Heifetz Halle Consulting Group


Framework For Change

Perspective on Managing Change

The Change Cycle is a road map that can be useful in charting your course, anticipating problems, and helping you keep track of where you are as the process unfolds. This article lays the groundwork by describing the seven stages of the model and what typically takes place during each.

Suppose you could focus an organization on a worthy change objective, sustain commitment to the change effort, overcome the inevitable resistance and practical hurdles, keep the implementation on track, and reach the point where the change itself becomes the norm and its benefits are tangible. Imagine completing one change and leveraging your organization's new confidence and capability to launch an even more ambitious change effort.

Unfortunately, most change efforts do not fare so well. Change initiatives may start with great enthusiasm, visibility, and upper management support, but often die out long before the goal is reached. Sometimes the effort gets bogged down in implementation; sometimes management attention or commitment wavers; perhaps day-to-day issues and priorities interfere. Maybe the organization doesn't buy into the need or the value of the change, or right in the middle of one effort, another gets launched. Sometimes an organization holds on to its way of doing things, regardless of the risk in doing so, even to the point of self-destruction, going out of business, losing credibility with customers.

The Change Cycle Model describes how change evolves through seven distinct stages. The utility of the Change Cycle has been extensively field tested. It has proven to be a valuable tool for clarifying what needs to be done to achieve change and for alerting managers to typical roadblocks. The Change Cycle can help you become more effective in managing change.

Orientation to the Change Cycle

The Change Cycle proposes an underlying structure inherent in all change processes, whether you are designing a new manufacturing method, implementing concurrent engineering, reorganizing staff responsibilities, planning a merger, or trying to overcome a personal habit. This seven stage model can be used to explain many different types of change, as long as that change is directed by conscious will.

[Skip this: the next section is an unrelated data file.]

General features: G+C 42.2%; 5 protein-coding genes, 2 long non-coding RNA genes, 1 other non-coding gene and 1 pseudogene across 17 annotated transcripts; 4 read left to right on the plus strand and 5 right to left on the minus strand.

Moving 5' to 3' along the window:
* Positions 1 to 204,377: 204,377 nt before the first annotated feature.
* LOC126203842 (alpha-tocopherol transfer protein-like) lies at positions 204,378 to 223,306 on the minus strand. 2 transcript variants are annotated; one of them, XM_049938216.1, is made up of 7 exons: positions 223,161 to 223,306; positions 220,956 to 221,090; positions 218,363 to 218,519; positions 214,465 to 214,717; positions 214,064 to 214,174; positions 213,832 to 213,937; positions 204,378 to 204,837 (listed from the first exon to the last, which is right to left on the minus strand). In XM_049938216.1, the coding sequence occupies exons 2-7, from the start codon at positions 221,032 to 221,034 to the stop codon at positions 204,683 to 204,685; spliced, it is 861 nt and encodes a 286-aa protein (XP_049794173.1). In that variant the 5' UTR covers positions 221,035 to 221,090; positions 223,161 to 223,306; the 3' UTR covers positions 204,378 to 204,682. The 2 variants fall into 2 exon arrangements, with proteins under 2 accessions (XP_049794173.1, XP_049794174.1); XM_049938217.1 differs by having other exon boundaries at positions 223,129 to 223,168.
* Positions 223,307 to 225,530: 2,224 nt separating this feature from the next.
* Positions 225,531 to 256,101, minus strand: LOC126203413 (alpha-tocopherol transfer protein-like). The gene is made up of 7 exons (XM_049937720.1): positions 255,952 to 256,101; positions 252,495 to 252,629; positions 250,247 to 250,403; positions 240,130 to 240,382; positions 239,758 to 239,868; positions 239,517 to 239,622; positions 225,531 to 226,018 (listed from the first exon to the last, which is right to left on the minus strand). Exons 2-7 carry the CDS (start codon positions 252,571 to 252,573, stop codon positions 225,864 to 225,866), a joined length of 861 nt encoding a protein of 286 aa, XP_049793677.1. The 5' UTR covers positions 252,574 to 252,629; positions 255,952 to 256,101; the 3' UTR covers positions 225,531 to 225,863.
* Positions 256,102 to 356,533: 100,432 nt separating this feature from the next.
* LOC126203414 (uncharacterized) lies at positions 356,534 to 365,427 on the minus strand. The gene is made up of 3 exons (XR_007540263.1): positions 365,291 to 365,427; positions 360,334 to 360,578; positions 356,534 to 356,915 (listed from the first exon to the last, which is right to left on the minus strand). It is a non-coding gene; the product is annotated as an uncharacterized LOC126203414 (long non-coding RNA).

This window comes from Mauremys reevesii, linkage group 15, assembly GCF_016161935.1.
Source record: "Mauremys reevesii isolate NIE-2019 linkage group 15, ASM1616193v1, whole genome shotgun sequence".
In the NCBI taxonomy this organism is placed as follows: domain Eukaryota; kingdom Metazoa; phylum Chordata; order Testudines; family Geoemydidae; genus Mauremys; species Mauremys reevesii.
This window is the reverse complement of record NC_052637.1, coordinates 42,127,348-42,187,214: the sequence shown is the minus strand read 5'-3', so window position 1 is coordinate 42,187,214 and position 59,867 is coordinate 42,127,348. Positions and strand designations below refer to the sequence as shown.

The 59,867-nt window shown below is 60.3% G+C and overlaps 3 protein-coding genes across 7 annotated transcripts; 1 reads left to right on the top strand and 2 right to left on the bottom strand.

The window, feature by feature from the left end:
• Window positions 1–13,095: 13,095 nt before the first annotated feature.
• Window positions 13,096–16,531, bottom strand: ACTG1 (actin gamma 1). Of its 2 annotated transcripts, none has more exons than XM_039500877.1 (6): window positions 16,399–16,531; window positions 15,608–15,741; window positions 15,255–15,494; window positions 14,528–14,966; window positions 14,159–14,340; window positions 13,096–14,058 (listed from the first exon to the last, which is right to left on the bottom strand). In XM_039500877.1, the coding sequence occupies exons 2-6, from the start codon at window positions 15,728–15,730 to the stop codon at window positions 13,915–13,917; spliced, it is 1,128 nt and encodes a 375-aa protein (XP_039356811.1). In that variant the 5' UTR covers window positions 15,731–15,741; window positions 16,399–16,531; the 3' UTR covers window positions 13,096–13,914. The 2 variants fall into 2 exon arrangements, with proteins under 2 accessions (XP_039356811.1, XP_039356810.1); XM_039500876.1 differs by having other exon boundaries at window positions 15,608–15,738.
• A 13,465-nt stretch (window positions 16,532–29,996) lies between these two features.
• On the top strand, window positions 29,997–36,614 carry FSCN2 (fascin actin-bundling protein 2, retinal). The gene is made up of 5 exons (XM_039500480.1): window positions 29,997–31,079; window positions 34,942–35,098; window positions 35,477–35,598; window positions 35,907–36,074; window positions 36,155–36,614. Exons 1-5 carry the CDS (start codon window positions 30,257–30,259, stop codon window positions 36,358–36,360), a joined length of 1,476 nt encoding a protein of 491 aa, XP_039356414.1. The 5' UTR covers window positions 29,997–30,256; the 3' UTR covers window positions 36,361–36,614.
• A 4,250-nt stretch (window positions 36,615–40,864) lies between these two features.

The model presented in this book, the Change Cycle, proposes an underlying structure inherent in all change processes, whether you are designing a new manufacturing method, preparing a bill for the legislature, reorganizing staff responsibilities, planning a merger, or trying to overcome a personal habit. This seven-stage model can be used to explain many different types of change, as long as that change is directed by conscious will. The seven stages of the Change Cycle are:

Each of the seven stages of change has its own purpose and characteristics. In each stage, some significant smaller change must take place to propel the cycle forward. These smaller changes build upon each other, until the cycle is complete. There needs to be sufficient motivation and sustained effort to push a change through all seven stages to completion.

Understanding the flow of organizational change through the cycle, as well as the issues characteristic of each stage, will help leaders plan and implement change more effectively. For example, a common mistake people make when managing change is to assume the change is complete before it is. Another is to assume there is adequate commitment, when the commitment is actually far too weak to withstand the challenges any important change must face. Another is the failure to measure and feed back tangible preliminary results and benefits of the change while the change is still being established. As you become acquainted with the seven stages of change, you’ll understand why organizational change is so often short-lived. More important, you’ll learn how to direct change that endures.

Stage One: Choosing the Target

Most often, a change process is initiated when an individual or group feels discomfort or pressure. The source of the discomfort can be either internal or external, but frequently change seems to be stimulated by external sources. Such external sources of discomfort include changes in market or economic condition, competitive situation, technology, environment, government regulation, as well as the shifting expectations of society.